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Standards for Gridline Layout and Dimensioning on Structural Drawings

Standards for Gridline Layout and Dimensioning on Structural Drawings

(OP)
Does anyone know of a decent reference for grid line layout and/or dimensioning on structural drawings? I'm trying to train some junior, remote drafting personnel in this and I'm failing. I know what I DO NOT want to see but seem to have a hard time explaining the full gamut of just what it is that I DO want to see. It's been reactive and inefficient.

I'm hoping to be able to point to an existing reference rather than have to generate my own from scratch. A structural specific reference would be amazing but, in the likely absence of that, something intended for an architectural audience would probably get me 90% of the way to where I need to go.

Anybody know of anything?

I like to debate structural engineering theory -- a lot. If I challenge you on something, know that I'm doing so because I respect your opinion enough to either change it or adopt it.

RE: Standards for Gridline Layout and Dimensioning on Structural Drawings

I can recommend two that I think are great references......but I don't think either one does much as far as grid layout goes. (I would think that would be pretty straight forward to train: tie down a point and grid off of that. Center line of columns for each line on steel drawings and so on.)

1. 'Blueprint Reading Professional Reference', by: Paul Rosenberg (published by DeWalt).

Comment: I use it mostly for symbols on P&ID drawings....but there is some good structural reference material in there. (Although a bit basic.)

2. 'Standard Handbook of Structural Details for Building Construction', by: Morton Newman, McGraw-Hill (2nd edition, 1998)

Comment: Excellent resource. (Especially for wood.) Some of ACI's resources are (I think) better. But you probably have those anyway. Let me also say I don't 100% agree with every detail in there.....but for training: it beats nothing.

RE: Standards for Gridline Layout and Dimensioning on Structural Drawings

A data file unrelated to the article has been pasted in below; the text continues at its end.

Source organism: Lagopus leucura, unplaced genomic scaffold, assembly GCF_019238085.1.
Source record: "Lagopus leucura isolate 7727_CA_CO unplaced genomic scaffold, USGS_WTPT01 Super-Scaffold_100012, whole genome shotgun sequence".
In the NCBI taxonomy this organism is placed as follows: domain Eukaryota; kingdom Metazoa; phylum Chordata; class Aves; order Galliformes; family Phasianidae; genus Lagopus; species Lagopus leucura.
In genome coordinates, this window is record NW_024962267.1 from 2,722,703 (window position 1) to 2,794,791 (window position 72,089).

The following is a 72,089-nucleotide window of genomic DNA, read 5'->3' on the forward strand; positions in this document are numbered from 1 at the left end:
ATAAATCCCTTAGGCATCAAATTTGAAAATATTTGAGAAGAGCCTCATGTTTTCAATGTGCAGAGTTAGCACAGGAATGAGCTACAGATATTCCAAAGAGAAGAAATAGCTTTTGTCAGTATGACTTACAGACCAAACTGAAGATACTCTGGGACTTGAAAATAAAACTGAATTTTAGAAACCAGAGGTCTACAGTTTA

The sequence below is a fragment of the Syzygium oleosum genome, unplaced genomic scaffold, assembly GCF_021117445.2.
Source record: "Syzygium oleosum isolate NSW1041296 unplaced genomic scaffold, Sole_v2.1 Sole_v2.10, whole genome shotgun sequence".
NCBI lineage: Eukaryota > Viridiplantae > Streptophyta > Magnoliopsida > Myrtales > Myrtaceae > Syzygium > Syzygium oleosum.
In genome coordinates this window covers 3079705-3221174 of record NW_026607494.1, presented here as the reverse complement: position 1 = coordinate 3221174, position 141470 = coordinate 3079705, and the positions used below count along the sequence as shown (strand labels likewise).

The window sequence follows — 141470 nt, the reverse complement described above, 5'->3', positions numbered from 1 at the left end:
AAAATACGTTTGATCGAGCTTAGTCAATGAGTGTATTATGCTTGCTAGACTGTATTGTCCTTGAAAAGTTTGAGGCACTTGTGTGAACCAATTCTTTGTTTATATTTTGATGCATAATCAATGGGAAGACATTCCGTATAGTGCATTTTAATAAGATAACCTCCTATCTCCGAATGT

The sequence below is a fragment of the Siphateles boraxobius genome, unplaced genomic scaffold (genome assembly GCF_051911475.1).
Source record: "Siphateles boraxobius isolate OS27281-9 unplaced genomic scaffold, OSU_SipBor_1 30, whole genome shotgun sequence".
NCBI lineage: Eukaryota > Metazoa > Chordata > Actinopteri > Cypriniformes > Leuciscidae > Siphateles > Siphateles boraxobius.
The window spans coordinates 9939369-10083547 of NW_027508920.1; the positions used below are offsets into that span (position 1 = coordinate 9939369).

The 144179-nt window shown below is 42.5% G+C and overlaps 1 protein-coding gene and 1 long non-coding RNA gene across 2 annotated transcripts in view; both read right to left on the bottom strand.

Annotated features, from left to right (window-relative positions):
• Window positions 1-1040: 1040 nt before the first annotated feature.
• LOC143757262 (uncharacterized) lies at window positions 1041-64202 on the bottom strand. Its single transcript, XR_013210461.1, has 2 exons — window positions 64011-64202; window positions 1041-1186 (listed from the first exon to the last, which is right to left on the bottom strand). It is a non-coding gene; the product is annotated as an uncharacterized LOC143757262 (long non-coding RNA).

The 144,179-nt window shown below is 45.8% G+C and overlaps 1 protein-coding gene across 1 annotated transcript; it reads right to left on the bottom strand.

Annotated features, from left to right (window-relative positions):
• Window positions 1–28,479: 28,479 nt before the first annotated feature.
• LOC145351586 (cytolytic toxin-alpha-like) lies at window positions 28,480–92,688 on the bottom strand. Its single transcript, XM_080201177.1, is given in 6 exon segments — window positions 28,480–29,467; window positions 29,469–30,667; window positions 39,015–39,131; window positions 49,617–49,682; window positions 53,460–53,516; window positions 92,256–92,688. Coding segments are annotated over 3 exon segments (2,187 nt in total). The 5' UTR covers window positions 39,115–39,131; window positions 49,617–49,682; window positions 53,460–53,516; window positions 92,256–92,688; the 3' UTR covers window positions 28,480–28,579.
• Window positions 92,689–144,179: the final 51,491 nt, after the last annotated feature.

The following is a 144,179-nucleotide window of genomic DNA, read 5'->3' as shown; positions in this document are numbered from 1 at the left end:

I use my own... and if I put details together for a client, I rely on his draftsperson to make OK... I have standard line weights that are roughly equivalent to the AIA... and I have my own layer system, again similar to the AIA, but modified to accomodate structures.

I typically set text height at 5/64 and works well for D size reduced to 11x17... Title blocks a little bigger but the under title 'SCALE: 1/4" = 1'-0"' is at 5/64ths.

Standard 1/2" dia gridline balloons with slightly larger text. Some clients have specifics, but, where I work I have real draftspersons that are aware of the client's standards... and use drafting to providing details that I have to work out... and for me, it's faster than sketching. For projects outside the office I generally use my layer system...

These are all blocks (with attribs if applic) and are affected by dimscale and ltscale as appropriate.

I generally use model space, and paperspace for putting together the project drawings. One of my last projects, the client wanted drawing borders to be included in modelspace (real pain) because different parts were at different scales.

Dik

RE: Standards for Gridline Layout and Dimensioning on Structural Drawings

(OP)
I accidentally double posted this somehow. Here's ThaiDavid's response from the other one which should now be deleted.

@KootK - So basically, you're looking for something succinct to teach both common sense and experience to green CAD designers? wink I don't think that I have ever encountered any type of book or periodical that deals, at least in part, with this subject. It's just something that we all seem to pick up along the way by experience and practice (as I am sure you must have also). I don't know that there is any other practical answer than to "teach", or "train" your personnel to draft as you need, and want. If you, or anyone else who responds to your post, ever figure out an "easy" way to successfully approach this subject, then I'm all ears.
Good luck,
Dave

I like to debate structural engineering theory -- a lot. If I challenge you on something, know that I'm doing so because I respect your opinion enough to either change it or adopt it.

RE: Standards for Gridline Layout and Dimensioning on Structural Drawings

You may not wish to present this as an option to newbies learning to lay out grid lines, but I gave up making the first pass at it a long time ago and have since delegated this task to the architect types for 2 reasons: first, we structurals can work with any span (honestly, we may get a little too excited sometimes about longer span structures), and secondly, rather than me putting together a grid and having the architects tweak the hell out of it, I reversed the role to make more efficient use of my time. Now I find myself red lining their first attempt at a grid.

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